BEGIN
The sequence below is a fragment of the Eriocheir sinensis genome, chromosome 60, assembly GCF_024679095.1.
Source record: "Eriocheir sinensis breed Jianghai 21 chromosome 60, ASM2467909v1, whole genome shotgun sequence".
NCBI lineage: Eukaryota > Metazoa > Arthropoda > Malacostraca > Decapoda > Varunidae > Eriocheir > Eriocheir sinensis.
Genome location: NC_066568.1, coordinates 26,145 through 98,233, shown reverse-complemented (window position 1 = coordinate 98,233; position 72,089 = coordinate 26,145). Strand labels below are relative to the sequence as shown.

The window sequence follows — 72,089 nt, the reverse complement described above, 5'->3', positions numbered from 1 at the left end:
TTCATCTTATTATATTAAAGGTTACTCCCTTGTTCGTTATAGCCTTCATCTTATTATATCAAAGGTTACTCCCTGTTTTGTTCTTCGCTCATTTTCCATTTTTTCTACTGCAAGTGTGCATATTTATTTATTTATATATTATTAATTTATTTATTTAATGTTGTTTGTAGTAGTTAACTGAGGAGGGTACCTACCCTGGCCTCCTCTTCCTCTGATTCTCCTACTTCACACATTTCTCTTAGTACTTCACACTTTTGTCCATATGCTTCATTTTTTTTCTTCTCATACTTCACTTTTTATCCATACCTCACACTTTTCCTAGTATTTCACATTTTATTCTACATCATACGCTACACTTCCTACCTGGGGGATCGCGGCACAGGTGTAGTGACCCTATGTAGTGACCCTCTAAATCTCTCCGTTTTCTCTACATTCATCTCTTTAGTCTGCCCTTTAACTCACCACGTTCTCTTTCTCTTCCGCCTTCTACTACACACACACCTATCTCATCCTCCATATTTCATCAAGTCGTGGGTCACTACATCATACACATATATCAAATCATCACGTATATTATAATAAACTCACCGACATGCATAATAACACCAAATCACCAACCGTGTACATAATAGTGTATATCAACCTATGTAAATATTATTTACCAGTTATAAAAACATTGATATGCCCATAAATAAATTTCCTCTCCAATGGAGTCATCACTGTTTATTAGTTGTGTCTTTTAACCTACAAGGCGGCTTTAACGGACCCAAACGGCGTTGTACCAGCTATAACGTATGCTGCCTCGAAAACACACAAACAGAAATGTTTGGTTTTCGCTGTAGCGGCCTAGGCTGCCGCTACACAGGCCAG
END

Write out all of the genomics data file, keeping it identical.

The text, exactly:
The sequence below is a fragment of the Eriocheir sinensis genome, chromosome 60, assembly GCF_024679095.1.
Source record: "Eriocheir sinensis breed Jianghai 21 chromosome 60, ASM2467909v1, whole genome shotgun sequence".
NCBI lineage: Eukaryota > Metazoa > Arthropoda > Malacostraca > Decapoda > Varunidae > Eriocheir > Eriocheir sinensis.
Genome location: NC_066568.1, coordinates 26,145 through 98,233, shown reverse-complemented (window position 1 = coordinate 98,233; position 72,089 = coordinate 26,145). Strand labels below are relative to the sequence as shown.

The window sequence follows — 72,089 nt, the reverse complement described above, 5'->3', positions numbered from 1 at the left end:
TTCATCTTATTATATTAAAGGTTACTCCCTTGTTCGTTATAGCCTTCATCTTATTATATCAAAGGTTACTCCCTGTTTTGTTCTTCGCTCATTTTCCATTTTTTCTACTGCAAGTGTGCATATTTATTTATTTATATATTATTAATTTATTTATTTAATGTTGTTTGTAGTAGTTAACTGAGGAGGGTACCTACCCTGGCCTCCTCTTCCTCTGATTCTCCTACTTCACACATTTCTCTTAGTACTTCACACTTTTGTCCATATGCTTCATTTTTTTTCTTCTCATACTTCACTTTTTATCCATACCTCACACTTTTCCTAGTATTTCACATTTTATTCTACATCATACGCTACACTTCCTACCTGGGGGATCGCGGCACAGGTGTAGTGACCCTATGTAGTGACCCTCTAAATCTCTCCGTTTTCTCTACATTCATCTCTTTAGTCTGCCCTTTAACTCACCACGTTCTCTTTCTCTTCCGCCTTCTACTACACACACACCTATCTCATCCTCCATATTTCATCAAGTCGTGGGTCACTACATCATACACATATATCAAATCATCACGTATATTATAATAAACTCACCGACATGCATAATAACACCAAATCACCAACCGTGTACATAATAGTGTATATCAACCTATGTAAATATTATTTACCAGTTATAAAAACATTGATATGCCCATAAATAAATTTCCTCTCCAATGGAGTCATCACTGTTTATTAGTTGTGTCTTTTAACCTACAAGGCGGCTTTAACGGACCCAAACGGCGTTGTACCAGCTATAACGTATGCTGCCTCGAAAACACACAAACAGAAATGTTTGGTTTTCGCTGTAGCGGCCTAGGCTGCCGCTACACAGGCCAG